Strong labor markets are inconsistent with recession and we’ve yet to see a strong labor pullback. On the inflation front, we have seen inflation receding, but it still remains stubbornly high:
With respect to interest rates, futures pricing suggests a strong likelihood of rate decreases for the back half of the year and into 2024:
Earnings have shown signs of softening and credit growth has slowed (both indicators of a slowdown), but the strong employment market muddies the picture. Our view is that a recession is not a lock. Moreover, it’s important to keep in mind that recessions lag the market. This means that the market typically bottoms out prior to the economy bottoming out and markets usually start to recover before the actual economy.
Idea #3: The US dollar is rapidly losing its status as the world’s reserve currency
Mark Twain is rumored to have said that the “reports of my death are greatly exaggerated”. So it is with the US dollar, and we view the notion that the demise of the US dollar is imminent as fiction. Consider what the US dollar has done relative to a basket of other currencies over the past 12 months:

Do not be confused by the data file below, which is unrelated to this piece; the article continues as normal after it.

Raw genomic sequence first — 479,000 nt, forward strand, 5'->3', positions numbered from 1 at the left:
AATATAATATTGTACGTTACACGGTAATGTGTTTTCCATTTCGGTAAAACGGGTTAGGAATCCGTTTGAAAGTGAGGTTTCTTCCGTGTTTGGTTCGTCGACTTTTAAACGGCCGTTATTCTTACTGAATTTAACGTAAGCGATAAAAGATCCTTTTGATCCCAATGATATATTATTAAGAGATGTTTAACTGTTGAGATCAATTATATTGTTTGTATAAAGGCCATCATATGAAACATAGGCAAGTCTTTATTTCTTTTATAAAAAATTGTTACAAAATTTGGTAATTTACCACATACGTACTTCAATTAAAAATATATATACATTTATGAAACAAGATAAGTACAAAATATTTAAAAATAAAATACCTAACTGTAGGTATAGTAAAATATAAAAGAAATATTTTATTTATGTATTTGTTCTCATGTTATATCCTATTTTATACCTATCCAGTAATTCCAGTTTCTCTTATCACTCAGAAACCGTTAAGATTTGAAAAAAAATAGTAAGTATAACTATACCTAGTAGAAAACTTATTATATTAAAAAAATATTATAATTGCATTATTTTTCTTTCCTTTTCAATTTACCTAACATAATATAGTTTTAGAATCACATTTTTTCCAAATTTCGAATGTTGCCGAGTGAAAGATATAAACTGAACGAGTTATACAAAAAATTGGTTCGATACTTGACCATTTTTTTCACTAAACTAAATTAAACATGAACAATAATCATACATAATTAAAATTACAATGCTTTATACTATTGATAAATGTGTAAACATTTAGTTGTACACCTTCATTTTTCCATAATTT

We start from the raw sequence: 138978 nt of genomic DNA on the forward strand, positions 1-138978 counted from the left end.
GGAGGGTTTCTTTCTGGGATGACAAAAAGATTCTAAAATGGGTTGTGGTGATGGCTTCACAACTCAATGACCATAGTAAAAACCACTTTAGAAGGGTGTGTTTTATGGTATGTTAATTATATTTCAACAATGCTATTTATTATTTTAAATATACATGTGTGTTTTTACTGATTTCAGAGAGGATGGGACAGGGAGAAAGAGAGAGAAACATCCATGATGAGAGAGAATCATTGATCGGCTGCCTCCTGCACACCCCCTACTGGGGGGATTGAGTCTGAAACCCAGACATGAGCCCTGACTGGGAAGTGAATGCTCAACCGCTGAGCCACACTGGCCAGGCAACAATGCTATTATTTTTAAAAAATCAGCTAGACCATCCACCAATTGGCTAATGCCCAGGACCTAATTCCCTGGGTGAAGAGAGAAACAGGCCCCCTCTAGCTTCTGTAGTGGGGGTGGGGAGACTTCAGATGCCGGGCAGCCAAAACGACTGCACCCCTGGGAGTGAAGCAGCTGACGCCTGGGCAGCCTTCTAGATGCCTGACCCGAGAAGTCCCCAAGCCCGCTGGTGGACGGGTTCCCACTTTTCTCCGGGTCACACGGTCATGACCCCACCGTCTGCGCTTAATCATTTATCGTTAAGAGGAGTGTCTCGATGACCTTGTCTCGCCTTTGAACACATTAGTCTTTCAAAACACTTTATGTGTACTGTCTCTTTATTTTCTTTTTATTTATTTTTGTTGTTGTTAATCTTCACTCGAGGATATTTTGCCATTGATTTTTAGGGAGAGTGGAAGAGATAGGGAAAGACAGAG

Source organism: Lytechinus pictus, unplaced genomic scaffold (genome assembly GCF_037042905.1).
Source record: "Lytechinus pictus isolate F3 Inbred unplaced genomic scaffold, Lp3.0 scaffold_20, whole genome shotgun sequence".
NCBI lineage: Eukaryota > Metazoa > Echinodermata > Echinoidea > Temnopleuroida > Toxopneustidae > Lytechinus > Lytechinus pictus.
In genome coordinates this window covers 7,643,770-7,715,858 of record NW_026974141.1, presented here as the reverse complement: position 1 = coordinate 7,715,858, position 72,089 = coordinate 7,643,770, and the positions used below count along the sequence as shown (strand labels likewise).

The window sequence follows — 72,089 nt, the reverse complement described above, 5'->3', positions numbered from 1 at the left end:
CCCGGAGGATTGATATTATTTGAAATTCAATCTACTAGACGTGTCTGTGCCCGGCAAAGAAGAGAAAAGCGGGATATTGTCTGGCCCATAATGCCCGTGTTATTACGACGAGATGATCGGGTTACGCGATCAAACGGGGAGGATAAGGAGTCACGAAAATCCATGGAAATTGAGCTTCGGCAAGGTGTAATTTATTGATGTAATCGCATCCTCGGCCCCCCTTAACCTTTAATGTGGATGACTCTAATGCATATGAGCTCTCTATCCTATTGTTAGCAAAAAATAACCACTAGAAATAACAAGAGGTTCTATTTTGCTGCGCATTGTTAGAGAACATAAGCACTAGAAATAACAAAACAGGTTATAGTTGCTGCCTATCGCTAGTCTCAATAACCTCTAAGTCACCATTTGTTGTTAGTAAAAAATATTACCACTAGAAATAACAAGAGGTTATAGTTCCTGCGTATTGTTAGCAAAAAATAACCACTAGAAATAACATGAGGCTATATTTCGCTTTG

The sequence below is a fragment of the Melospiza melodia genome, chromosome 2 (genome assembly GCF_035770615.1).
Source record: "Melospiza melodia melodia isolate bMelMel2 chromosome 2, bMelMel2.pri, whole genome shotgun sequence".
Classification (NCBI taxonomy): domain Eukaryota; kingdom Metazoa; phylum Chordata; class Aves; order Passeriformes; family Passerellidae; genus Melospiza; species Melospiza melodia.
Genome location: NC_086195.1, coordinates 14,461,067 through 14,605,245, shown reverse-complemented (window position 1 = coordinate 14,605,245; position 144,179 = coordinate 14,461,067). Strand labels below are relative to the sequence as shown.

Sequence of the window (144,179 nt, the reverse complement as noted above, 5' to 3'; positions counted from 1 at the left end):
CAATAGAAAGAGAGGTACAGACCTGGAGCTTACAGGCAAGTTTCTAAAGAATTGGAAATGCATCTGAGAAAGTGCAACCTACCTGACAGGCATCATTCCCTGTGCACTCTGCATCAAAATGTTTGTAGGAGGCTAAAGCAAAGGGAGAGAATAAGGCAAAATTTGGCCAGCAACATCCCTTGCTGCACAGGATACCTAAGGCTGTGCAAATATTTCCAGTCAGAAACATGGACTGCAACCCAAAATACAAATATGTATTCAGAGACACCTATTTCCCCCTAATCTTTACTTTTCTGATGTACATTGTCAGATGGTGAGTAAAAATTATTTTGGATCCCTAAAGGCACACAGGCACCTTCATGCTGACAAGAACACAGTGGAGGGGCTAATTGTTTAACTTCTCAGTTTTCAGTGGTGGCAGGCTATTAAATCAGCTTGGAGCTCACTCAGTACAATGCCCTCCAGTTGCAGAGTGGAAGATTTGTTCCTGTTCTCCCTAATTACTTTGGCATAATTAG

Source: Wall Street Journal
Against a backdrop of high inflation and ballooning public debt, the US dollar appreciated in value. There are several reasons for this, but perhaps most central is the idea that the US dollar is the least bad option. A reserve currency is a place where economic actors can place funds and have high confidence in the long-term stability of those funds. In spite of the challenges that the US faces financially, it remains on firmer footing than potential replacements. Other currencies are either backed by disjointed and incomplete economic and political union (the Euro), have their own significant fiscal issues (i.e. the Yen; Japan has a debt to GDP ratio of >200%), are too small (the Swiss Franc), or the sponsoring country has a checkered record of adherence to rule of law (the Yuan). For the foreseeable future when there is a flight to safety (wars, economic upheaval, etc.), the US dollar remains the prohibitive favorite. While other currencies are making some inroads as alternative vehicles for global commerce, the dollar remains dominant:
Idea #4: With the turmoil we’re seeing in the banks, this is 2008 all over again